Mr. Lamb is a freelance pharmacy writer living in Virginia Beach,Va, and president of Thorough Cursor Inc.
Leading medications for allergies, heart failure, insomnia, and osteoporosis have recently lost or will soon lose patent protection and face competition from lower-cost, equally effective products.Among biopharmaceuticals, a widely used human growth hormone, 2 coagulation factors, an immunosuppressant, and a major rheumatoid arthritis treatment will also see their patents expire in the coming year. The biologics may or may not get competitors.
It may seem surprising that several of the drugs do not have competitors waiting in the wings, ready to hit pharmacy shelves the day the innovator's patent expires. In nearly all instances, however, at least one generic drug maker is currently petitioning the FDA to approve an unbranded version of a listed drug. To take just one example, Mayne Pharma has been seeking federal review of an Abbreviated New Drug Application (ANDA) for its version of irinotecan (Camptosar; Pfizer) since late December 2005.4
In other instances, federal court cases brought years before expected patent expiration are still being litigated, holding up the determination of a potential generic product's status. Again citing a single example, Novo Nordisk, which holds the patent on repaglinide and sells the drug under the brand name Prandin, sued Sun Pharmaceutical subsidiary Caraco for patent infringement in 2005 after Caraco filed an ANDA for repaglinide. The case has been before the courts since 2005 and is unresolved.5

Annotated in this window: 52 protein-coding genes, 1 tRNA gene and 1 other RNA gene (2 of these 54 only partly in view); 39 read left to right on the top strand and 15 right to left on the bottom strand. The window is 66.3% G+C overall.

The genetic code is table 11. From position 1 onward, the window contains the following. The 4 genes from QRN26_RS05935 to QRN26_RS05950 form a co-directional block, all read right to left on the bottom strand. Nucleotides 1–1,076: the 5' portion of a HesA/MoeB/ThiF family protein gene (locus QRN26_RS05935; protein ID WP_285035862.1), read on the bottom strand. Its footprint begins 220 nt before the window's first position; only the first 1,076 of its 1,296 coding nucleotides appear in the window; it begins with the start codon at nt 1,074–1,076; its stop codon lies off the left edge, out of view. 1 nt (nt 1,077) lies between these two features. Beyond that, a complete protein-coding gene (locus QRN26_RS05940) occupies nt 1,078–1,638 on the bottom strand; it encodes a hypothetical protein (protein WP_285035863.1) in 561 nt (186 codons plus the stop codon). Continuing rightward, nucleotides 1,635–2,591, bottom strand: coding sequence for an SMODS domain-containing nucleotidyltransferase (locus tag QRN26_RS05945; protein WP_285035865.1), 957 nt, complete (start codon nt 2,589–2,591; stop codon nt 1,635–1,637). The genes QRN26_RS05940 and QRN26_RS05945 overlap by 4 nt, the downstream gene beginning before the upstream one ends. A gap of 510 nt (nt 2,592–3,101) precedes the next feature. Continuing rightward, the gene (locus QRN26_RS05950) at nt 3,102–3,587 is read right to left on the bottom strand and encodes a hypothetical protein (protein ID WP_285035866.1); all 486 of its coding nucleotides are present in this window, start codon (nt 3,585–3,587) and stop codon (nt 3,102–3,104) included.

Biopharmaceuticals require separate consideration in any discussion of generic drugs because the FDA has no process for certifying that 2 protein-based medications are similar enough to be rated as equally safe and effective. The lack of a biogeneric approval process has created a biopharmaceutical market in which patent expiration does not make a brand name product subject to generic competition. In realworld terms, this means that the epoetin alfa product that Amgen sells under the brand name Epogen competes only with the epoetin alfa product that Ortho Biotech sells under the brand name Procrit, even though the patents for both expired in 2004.
Legislation introduced in Congress earlier this year, the Access to Life- Saving Medicine Act (HR 1038), would change this by requiring the FDA to create simplified application and review processes for biologics that are very similar, if not identical, to existing licensed products. The legislation and its companion Senate bill were in committee at press time.
If passed in its current form, HR 1038 would allow products to be approved for marketing if they could be shown to be "comparable" in molecular structure and effect to those with existing licenses without first going through numerous clinical trials.6
For a table of blockbuster patent expirations and first-time generics from August 2006 to February 2008, and a table of biopharmaceuticals going off patent in 2007-2010, please see tables 1 and 2 (PDF).